The Teachers’ Guide to Writing Commons

View how other professors are using Writing Commons in their courses: English for Academic Purposes, Composition, Technical Writing, Business Writing, Fiction Writing, Literature.

Dear Colleagues,

We are a community of writers, teachers, and researchers. (See Review Editors, Advisory Board, Staff). We are passionate about helping writers realize their potential.

We invite you to adopt Writing Commons for your students and classrooms.

Writing Commons provides a thorough introduction to theory, research, and pedagogy in Writing Studies. In addition to the standard topics of traditional writing textbooks in Writing Studies–i.e., Genre, Information Literacy, Invention and Revision, Organization, Research, Rhetoric, and Style and EditingWriting Commons provides a thorough introduction to Collaboration practices as a 21st Century workforce competency.

Mindset and Writing Studies are rarely addressed.

Most of Writing Commons is course agnostic–i.e., suitable for any course that requires writing, from the fiction workshop to the dissertation drafting course. Writers from kindergarten to doctoral work engage in Collaboration, Genre, Information Literacy, Invention and Revision, Mindset, Organization, Research, Rhetoric, and Style and Editing.

We adopt a Writing-about-Writing epistemological approach. By this we mean we cite the research and theory in Writing Studies and allied fields, and we attempt to historize composition pedagogy (see Historical Perspectives on Writing Studies). Additionally, for readers who seek a deeper immersion into the study of writing, we introduce Composition Theory, Communication Theory, Information Theory and Practice, and Learning Theory,

Writing Commons reflects the Wisdom of the Commons. We do not provide a monolithic view of the study of writing. Via our peer review process and global reach, we seek to avoid a U.S.-centric view of the discipline. We aim to be a place for debate and study that is informed by caring and commitment to aspiring writers.

Articles at Writing Commons have been peer reviewed by a peer-review system involving Review Editors, Advisory Board, and/or Staff. We invite you to help us in our effort to help students and colleagues, internationally (see Contribute).

Navigational Help

To help your students find what they need at Writing Commons, we encourage you to point them to How to Navigate Writing Commons.

Early in a semester, you might consider sending them on a scavenger hunt at Table of Contents and Detailed Summary of Contents.

Recommended Readings

We recommend assigning the following articles early in the semester. These articles are course agnostic: they provide foundational information about 21st Century literacies and writing processes.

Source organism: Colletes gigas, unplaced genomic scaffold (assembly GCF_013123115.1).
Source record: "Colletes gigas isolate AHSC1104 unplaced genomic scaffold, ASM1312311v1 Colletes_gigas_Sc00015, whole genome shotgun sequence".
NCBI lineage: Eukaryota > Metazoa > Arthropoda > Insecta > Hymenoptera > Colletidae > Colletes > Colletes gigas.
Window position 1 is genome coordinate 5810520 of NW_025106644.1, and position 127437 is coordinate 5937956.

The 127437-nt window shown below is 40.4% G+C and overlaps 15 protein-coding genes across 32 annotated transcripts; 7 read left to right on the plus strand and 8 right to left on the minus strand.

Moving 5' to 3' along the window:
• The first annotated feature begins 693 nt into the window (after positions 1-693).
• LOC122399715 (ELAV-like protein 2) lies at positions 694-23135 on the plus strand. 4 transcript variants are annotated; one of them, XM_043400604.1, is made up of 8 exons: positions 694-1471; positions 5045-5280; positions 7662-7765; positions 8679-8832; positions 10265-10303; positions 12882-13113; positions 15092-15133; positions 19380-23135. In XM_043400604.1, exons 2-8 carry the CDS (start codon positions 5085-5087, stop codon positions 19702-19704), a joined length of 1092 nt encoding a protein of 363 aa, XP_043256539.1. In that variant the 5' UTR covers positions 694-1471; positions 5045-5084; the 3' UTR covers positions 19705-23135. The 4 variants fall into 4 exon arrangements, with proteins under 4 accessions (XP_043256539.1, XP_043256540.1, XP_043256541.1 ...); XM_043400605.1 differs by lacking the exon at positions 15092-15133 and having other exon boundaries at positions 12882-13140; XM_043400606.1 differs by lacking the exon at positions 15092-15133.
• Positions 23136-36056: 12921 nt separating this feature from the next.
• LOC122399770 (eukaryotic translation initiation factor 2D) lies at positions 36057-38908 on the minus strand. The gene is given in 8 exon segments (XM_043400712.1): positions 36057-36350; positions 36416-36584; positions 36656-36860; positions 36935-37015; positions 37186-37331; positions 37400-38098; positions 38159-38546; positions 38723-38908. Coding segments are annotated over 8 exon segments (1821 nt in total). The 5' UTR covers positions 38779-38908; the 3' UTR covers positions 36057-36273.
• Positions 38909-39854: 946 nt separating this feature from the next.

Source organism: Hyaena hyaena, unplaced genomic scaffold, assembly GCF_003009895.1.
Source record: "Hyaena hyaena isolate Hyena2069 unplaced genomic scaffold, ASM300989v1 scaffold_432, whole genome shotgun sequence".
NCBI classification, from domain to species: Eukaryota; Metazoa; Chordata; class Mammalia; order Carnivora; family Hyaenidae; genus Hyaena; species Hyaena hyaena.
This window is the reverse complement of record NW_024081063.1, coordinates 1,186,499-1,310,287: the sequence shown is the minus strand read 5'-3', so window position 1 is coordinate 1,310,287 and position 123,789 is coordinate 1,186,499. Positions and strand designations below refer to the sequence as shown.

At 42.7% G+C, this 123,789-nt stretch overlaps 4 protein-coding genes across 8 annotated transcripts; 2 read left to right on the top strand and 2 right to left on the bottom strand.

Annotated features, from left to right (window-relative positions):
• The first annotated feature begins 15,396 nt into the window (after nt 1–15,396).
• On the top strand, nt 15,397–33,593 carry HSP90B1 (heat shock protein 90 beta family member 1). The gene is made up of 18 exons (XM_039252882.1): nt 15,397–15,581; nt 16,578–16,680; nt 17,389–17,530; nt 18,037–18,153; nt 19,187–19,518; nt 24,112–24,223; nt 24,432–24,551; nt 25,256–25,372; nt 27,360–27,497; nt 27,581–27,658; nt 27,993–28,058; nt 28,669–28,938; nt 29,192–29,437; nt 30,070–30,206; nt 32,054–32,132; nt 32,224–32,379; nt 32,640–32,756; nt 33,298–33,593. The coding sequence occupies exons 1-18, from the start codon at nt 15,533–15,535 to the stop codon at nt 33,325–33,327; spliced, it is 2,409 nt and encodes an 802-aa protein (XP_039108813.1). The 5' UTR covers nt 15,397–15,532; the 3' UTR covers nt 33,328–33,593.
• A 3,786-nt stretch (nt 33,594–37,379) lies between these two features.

1. Composition Theory
    1. Composing Processes: a 21st Century Model
    1. Composing Processes: The Simplified Model
    2. Composing Processes: Theory & Research:
  2. Communication Theory
    1. How Can You Become an Effective Communicator?
    2. What Are the Benefits of Strong Communication Skills?
    3. What is Communication?
    4. Why Does Writing (or Public Speaking) Matter?
  3. Learning Theory
    1. Declarative/Conceptual Knowledge
    2. Procedural (Tacit) Knowledge
    1. 21st Century Literacies: Cognitive, Intrapersonal, and Interpersonal Competencies
      1. Research on Intrapersonal Competencies
      2. Research on Interpersonal Competencies
  4. Rhetorical Genre Studies
  1. Composition Theory
    1. Composing Processes: a 21st Century Model
    2. Composing Processes: The Simplified Model
    3. Composing Processes: Foundational Theory & Research:
    4. Information Literacy and the Writing Process
  2. Learning Theory
    1. Declarative/Conceptual Knowledge
    2. How Can You Become an Effective Communicator?
    3. Procedural/Tacit Knowledge
    4. Why Does Writing (or Public Speaking) Matter?
  3. Literacy Theory
    1. 21st Century Literacies: Cognitive, Intrapersonal, and Interpersonal Competencies

Overview of Contents from the Teacher’s Perspective


At Collaboration, we cite workplace competency literature with the goal of helping students better understand that intrapersonal competencies are prized workplace competencies. For an excellent review of literature on collaborative problem solving, we recommend

After you return papers to students or assign peer reviews, you might consider assigning Critique. The goal of Critique is to help students respond more professional to feedback.

Leadership is helpful to assign if students are assigned leadership roles, such as Project Planner, Chief Researcher, Editor, Designer.